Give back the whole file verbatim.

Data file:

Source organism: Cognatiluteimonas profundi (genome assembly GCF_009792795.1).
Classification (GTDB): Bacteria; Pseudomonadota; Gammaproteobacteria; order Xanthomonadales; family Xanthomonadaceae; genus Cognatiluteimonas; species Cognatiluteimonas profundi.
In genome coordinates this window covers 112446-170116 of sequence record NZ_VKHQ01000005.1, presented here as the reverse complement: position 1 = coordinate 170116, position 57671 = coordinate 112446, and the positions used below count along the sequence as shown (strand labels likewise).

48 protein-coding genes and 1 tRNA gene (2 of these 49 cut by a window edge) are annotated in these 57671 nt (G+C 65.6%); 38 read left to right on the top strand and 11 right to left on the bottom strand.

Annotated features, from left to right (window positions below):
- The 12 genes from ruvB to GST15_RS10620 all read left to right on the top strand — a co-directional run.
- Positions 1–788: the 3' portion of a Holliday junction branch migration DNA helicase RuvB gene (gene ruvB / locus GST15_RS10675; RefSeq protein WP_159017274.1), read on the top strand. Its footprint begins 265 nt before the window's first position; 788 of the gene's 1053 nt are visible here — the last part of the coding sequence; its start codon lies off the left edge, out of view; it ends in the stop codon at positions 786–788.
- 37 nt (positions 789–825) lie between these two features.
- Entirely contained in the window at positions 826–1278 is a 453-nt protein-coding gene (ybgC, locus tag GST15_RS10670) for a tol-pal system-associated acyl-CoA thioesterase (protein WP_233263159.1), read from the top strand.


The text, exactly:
Source organism: Cognatiluteimonas profundi (genome assembly GCF_009792795.1).
Classification (GTDB): Bacteria; Pseudomonadota; Gammaproteobacteria; order Xanthomonadales; family Xanthomonadaceae; genus Cognatiluteimonas; species Cognatiluteimonas profundi.
In genome coordinates this window covers 112446-170116 of sequence record NZ_VKHQ01000005.1, presented here as the reverse complement: position 1 = coordinate 170116, position 57671 = coordinate 112446, and the positions used below count along the sequence as shown (strand labels likewise).

48 protein-coding genes and 1 tRNA gene (2 of these 49 cut by a window edge) are annotated in these 57671 nt (G+C 65.6%); 38 read left to right on the top strand and 11 right to left on the bottom strand.

Annotated features, from left to right (window positions below):
- The 12 genes from ruvB to GST15_RS10620 all read left to right on the top strand — a co-directional run.
- Positions 1–788: the 3' portion of a Holliday junction branch migration DNA helicase RuvB gene (gene ruvB / locus GST15_RS10675; RefSeq protein WP_159017274.1), read on the top strand. Its footprint begins 265 nt before the window's first position; 788 of the gene's 1053 nt are visible here — the last part of the coding sequence; its start codon lies off the left edge, out of view; it ends in the stop codon at positions 786–788.
- 37 nt (positions 789–825) lie between these two features.
- Entirely contained in the window at positions 826–1278 is a 453-nt protein-coding gene (ybgC, locus tag GST15_RS10670) for a tol-pal system-associated acyl-CoA thioesterase (protein WP_233263159.1), read from the top strand.